Simply put, the Occupational Safety and Health administration (OSHA) gets no respect.
On one side are those who fault the agency for failing to protect the health and safety of workers; on the other side, business and industry representatives are accusing OSHA of going overboard on nitpicking standards that add nothing to the workplace except costs.
During the Reagan and Bush administrations, OSHA received little attention. Although President Clin-ton's budget has no special relief for beleaguered OSHA staffers, at least the agency now receives official backing.
Secretary of Labor Robert Reich promised to reinvigorate OSHA's workplace safety enforcement program, taking aim at businesses that employ the most vulnerable members of the workforce - the young, the old and the lowest-paid wage-earners of the workforce.
To make good on this promise, the Clinton Administration pledged to support a renewed effort to comprehensively reform OSHA. The effort, led by Sen. Edward M. Kennedy (D-Mass.) and Rep. William D. Ford (D-Mich.), is a measure that effectively revives a bill that stalled in 1992 when it drew no Republican support.
"In a highly competitive global economy, we cannot tolerate the high costs of workplace fatalities, injuries and illnesses," Reich told Kennedy and Ford in a letter late last year.
The proposed legislation would significantly change and update the law. No significant changes have been made to OSHA since 1970, when the agency was created. Companies would be required to establish safety and health programs, including training and education plans. Employers with more than 10 full-time workers would have to set up safety and health committees comprised of employees and management.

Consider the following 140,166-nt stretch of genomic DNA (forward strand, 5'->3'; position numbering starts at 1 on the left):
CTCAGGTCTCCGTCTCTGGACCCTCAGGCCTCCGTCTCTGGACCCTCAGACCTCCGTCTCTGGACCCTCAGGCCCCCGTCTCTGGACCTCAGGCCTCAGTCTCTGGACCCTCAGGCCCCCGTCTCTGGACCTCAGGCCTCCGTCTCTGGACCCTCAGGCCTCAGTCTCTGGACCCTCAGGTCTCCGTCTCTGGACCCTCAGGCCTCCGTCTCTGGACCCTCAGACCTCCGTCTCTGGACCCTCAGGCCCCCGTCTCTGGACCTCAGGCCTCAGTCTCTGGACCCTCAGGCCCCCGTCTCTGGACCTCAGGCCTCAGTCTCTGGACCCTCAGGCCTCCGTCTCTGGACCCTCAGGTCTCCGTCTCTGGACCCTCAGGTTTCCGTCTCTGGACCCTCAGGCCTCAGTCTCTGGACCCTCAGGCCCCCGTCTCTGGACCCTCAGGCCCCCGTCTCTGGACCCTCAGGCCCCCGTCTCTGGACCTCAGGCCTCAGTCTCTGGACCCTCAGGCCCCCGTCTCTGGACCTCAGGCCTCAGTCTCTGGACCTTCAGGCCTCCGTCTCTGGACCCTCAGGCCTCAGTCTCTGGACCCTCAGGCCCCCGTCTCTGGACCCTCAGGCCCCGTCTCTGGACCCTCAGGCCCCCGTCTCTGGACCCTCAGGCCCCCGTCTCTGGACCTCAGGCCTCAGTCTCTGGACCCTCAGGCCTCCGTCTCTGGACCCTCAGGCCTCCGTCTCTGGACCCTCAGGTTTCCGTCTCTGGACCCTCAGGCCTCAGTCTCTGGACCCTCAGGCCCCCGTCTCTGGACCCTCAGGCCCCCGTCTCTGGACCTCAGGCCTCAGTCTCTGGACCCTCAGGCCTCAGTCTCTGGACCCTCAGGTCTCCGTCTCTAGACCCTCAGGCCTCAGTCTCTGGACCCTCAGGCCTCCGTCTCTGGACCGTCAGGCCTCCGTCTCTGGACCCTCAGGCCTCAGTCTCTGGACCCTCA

Significantly, the bill would expand OSHA coverage to public employees who are now excluded and also to workers in nuclear plants.
The bill also would increase criminal penalties for "willful violations" of OSHA that result in death and would criminalize willful violations that cause injuries. In addition, the measure would require OSHA to update exposure limits on toxic substances and review the limits at three-year intervals.
Finally, the bill would establish an office of construction safety with OSHA, mandate the coordination of safety plans among contractors or multi-employer sites and force contractors to devise health and safety plans for certain kinds of projects.
"There is an enormous amount of preventable injury and death in the workplace," OSHA's new Chief, Joseph Dear, told The New York Times. "It produces pain and suffering and huge economic costs. "Reform legislation would give the authority to adopt on a national basis proven means of preventing worker injury and death."
Coincidentally, the bill reflects many of Secretary Reich's deep-seated beliefs. Safety and health committees exemplify the kind of labor-management cooperation that he thinks is essential to re-store U.S. productivity and competitiveness.
Early in the Clinton Administration, the business community believed it would achieve a negotiated solution to OSHA revisions, according to a spokesperson for the Labor Policy Association, Washington, D.C. The Kennedy-Ford bill abandoned this approach and incorporated "none of our concerns," the spokesperson said.
Business groups see only a multi-billion dollar price tag on the Kennedy-Ford proposals. They are particularly disturbed by the bill's definition of significant risk as "an extremely stringent numerical standard" that limits the agency's ability to fashion its own standards for exposure to hazardous materials, according to a Labor Policy Association report.
The proposed legislation has the potential to bring OSHA the respect that it has been lacking for years.